Randy Travis’ DWI Arrest Dashcam Video to Be Made Public, Judge Rules
Travis was arrested on Aug. 7, 2012 in Tioga, Texas, after crashing his car. He was also charged with retaliation and obstruction after he allegedly “verbally threatened” a police officer. Travis was reportedly naked at the time of his arrest, which came just before midnight. Travis agreed to plead guilty to driving while intoxicated in exchange for the retaliation and obstruction charges being dropped.
After his arrest, requests were made for his arrest video under the Freedom of Information Act. The country legend filed suit to prevent the video from going public, but a judge sided with then-Attorney General Greg Abbott’s office, which said it was a matter of public interest, so Travis and his attorney appealed to Austin’s 3rd Court of Appeals.
The Austin American-Statesman reports that Travis argued that the video is exempt from release under public information laws because it depicts his mental and medical conditions. He also claimed his privacy rights required the video to remain private because his actions were unknowing and involuntary, since he was “exhausted, intoxicated, sleep-deprived, medicated and suffering from a post-collision concussion.”
On Thursday (Aug. 18), Chief Justice Jeff Rose rejected that claim in an opinion he wrote for the three-judge panel, saying the video does not fall within Texas’ medical exemptions, and privacy protections do not apply to actions undertaken in a public place.
“Even if we assume that the contents of the redacted dashboard recording contain information that is highly intimate and embarrassing to Travis, those facts were not private as a matter of law because Travis put himself in public by driving unclothed while intoxicated,” Rose writes. Abbott previously stated that images of Travis naked from the waist down would have to be redacted due to privacy violations.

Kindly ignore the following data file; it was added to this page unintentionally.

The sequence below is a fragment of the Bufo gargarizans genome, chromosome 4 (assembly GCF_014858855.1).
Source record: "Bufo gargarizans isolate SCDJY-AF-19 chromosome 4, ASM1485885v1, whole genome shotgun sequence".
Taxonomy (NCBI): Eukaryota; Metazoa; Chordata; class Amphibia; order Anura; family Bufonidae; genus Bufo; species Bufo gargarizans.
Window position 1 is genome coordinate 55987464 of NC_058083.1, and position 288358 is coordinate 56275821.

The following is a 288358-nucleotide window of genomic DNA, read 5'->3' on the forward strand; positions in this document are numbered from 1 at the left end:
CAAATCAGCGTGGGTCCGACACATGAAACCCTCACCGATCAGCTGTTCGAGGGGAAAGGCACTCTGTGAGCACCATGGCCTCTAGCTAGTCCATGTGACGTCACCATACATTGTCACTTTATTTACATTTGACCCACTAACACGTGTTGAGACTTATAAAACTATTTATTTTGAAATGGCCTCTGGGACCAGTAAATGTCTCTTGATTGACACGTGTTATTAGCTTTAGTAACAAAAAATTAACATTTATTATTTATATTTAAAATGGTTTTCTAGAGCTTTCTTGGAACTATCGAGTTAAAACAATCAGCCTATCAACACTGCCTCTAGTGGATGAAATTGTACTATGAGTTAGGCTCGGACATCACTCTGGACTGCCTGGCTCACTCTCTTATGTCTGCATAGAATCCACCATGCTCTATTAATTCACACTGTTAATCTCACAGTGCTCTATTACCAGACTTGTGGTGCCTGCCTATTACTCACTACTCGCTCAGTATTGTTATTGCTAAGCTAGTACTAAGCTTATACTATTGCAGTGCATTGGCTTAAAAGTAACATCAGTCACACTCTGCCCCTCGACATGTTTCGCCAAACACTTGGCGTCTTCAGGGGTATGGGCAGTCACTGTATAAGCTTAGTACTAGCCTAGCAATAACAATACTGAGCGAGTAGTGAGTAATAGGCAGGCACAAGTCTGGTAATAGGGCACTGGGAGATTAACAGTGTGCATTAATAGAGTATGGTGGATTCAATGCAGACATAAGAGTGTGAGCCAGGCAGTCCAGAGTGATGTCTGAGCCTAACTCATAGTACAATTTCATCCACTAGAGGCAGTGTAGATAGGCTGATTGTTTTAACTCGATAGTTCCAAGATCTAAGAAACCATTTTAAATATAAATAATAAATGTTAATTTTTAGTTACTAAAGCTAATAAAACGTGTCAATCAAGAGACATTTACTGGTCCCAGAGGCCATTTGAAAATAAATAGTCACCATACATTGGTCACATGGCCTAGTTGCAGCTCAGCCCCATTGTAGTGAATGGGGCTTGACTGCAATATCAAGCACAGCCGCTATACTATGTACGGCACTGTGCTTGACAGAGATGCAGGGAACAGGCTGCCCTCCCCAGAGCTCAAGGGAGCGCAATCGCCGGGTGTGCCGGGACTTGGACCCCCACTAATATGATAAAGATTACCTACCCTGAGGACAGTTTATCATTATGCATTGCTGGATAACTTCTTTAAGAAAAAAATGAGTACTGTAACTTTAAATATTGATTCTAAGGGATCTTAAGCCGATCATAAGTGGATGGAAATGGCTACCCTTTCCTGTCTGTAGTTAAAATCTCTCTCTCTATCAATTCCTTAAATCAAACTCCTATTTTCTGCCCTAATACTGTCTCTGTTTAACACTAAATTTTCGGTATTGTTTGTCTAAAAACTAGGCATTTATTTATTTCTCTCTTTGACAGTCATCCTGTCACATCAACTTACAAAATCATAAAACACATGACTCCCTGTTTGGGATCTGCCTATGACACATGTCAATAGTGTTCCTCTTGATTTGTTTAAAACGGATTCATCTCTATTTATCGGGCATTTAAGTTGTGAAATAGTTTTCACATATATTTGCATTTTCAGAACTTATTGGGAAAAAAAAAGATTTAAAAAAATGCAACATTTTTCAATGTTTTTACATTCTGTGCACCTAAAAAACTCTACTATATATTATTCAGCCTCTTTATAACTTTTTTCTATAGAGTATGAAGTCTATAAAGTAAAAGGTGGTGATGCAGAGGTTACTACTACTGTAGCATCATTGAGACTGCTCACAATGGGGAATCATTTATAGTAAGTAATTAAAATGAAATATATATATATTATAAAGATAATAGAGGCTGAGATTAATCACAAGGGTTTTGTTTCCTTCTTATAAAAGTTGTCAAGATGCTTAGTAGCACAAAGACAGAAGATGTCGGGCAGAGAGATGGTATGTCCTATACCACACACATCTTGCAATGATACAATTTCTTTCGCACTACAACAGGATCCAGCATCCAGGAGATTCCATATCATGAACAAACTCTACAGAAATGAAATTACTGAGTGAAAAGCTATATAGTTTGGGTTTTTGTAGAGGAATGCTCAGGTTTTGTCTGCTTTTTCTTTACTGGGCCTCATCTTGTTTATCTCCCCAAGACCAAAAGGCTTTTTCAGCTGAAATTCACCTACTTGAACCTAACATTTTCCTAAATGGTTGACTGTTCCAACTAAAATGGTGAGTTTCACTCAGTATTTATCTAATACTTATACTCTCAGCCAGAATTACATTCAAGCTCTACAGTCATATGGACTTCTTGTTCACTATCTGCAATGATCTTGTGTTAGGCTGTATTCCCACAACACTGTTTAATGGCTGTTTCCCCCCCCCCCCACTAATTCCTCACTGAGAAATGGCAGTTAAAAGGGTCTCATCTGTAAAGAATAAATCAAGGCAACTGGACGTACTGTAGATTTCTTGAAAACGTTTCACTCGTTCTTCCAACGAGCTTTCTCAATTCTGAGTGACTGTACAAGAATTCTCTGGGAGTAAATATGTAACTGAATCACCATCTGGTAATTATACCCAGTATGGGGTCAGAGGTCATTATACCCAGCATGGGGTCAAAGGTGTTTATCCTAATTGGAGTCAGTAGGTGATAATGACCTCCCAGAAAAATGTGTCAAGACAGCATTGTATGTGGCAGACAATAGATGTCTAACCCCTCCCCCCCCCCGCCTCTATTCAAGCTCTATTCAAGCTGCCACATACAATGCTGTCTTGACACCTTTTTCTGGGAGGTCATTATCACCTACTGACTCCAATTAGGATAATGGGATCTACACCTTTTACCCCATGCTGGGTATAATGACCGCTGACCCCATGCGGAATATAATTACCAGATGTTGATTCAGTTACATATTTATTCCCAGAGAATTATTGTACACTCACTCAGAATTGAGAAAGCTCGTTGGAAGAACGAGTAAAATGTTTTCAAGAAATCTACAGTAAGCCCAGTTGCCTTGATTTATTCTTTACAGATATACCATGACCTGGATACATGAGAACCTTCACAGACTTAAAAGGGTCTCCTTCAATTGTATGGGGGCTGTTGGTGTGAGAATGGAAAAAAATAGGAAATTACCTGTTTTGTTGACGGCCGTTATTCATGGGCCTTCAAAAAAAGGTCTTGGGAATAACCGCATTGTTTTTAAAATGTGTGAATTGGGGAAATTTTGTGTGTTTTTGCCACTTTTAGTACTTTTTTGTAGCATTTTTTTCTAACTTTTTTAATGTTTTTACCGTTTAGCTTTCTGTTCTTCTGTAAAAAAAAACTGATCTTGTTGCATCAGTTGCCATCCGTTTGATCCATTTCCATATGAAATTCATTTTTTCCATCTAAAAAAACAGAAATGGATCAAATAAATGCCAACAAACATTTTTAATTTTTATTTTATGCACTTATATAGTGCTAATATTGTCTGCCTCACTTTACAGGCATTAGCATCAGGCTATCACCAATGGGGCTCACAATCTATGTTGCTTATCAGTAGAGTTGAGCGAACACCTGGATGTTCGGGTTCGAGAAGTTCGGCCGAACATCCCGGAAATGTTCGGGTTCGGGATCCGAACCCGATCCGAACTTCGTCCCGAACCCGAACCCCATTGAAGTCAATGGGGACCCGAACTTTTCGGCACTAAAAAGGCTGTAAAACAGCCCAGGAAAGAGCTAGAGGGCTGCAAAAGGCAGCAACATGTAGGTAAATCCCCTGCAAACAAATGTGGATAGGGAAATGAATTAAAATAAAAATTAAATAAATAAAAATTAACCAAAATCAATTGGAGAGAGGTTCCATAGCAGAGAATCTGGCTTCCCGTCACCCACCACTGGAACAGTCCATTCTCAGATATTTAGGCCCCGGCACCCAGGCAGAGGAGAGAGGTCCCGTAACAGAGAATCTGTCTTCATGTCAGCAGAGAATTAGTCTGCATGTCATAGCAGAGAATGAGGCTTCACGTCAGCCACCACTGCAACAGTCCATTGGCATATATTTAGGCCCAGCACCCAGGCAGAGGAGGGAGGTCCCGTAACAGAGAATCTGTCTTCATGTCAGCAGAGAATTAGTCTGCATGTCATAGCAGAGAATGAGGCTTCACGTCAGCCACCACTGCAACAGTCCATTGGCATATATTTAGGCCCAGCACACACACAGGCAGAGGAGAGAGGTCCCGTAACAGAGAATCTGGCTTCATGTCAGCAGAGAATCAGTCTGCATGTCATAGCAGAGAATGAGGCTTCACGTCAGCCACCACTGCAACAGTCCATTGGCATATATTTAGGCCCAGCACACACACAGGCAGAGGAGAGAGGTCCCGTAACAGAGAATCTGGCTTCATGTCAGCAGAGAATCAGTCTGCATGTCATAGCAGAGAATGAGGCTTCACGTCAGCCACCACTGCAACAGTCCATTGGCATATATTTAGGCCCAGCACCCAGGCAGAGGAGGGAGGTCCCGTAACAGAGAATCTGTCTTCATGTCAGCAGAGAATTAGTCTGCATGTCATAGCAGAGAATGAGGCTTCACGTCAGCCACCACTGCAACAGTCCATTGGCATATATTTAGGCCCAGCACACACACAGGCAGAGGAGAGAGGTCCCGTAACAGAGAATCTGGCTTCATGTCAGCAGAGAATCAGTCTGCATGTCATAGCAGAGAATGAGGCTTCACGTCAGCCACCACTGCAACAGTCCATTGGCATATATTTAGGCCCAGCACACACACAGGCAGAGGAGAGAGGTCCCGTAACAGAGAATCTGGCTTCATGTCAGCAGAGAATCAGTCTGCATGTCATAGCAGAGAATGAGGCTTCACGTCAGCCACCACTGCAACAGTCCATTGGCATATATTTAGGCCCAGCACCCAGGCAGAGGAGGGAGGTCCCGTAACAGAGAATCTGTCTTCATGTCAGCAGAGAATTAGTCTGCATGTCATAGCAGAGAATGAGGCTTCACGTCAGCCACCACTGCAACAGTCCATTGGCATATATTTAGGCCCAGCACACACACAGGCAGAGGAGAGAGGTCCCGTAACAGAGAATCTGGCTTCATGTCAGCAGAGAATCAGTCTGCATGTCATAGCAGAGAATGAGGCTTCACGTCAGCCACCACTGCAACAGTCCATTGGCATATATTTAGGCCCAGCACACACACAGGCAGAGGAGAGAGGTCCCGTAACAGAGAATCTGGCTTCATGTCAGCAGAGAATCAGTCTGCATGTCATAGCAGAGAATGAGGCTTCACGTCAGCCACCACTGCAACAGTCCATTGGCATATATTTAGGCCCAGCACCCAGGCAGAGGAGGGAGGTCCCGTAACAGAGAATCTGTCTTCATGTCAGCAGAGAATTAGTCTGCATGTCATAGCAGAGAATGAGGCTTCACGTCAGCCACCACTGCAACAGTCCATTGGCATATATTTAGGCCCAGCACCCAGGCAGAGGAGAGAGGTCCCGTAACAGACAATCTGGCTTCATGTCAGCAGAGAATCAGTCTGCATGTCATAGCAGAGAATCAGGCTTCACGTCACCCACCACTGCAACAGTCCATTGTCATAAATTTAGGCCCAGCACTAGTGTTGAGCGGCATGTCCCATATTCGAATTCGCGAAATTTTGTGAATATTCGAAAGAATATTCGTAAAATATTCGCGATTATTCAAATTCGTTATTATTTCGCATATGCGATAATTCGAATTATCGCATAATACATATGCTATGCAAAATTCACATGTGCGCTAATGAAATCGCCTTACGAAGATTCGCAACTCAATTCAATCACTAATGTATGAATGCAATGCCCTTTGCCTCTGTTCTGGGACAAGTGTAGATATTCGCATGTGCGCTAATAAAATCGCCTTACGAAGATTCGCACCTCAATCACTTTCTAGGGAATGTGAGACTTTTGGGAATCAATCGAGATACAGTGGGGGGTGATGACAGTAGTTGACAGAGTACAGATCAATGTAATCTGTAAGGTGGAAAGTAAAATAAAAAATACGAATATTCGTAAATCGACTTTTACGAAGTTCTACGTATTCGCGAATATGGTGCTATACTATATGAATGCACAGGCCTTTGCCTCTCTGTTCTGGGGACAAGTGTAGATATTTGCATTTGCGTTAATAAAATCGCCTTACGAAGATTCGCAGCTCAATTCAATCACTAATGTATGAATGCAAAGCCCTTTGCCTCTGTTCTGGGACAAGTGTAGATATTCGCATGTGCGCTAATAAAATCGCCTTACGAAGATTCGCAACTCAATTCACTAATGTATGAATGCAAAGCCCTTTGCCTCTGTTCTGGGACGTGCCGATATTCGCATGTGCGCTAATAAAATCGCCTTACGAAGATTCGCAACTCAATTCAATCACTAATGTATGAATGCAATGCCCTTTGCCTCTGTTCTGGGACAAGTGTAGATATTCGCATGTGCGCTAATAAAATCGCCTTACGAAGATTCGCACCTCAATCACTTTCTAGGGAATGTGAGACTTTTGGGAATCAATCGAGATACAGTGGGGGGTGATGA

Travis’ lawyer, Marty Cirkiel, will ask for the judges on the appeals court to reconsider their decision, and if that proves unsuccessful, he plans to appeal to the Texas Supreme Court, arguing that the decision impacts the privacy rights of people with mental health and medical issues.
“I don’t think the public has a right to see individuals in the course of a mental health breakdown any more than they have right to see someone in course of an operation on their heart, kidney or brain,” Cirkiel says. “To intrude upon a person who’s discombobulated due to a mental health issue or a concussion, I don’t think the public interest stretches that far.”
Travis is still recovering from a life-threatening stroke that he suffered in July 2013 and reportedly hopes to recover enough to return to his music career eventually.
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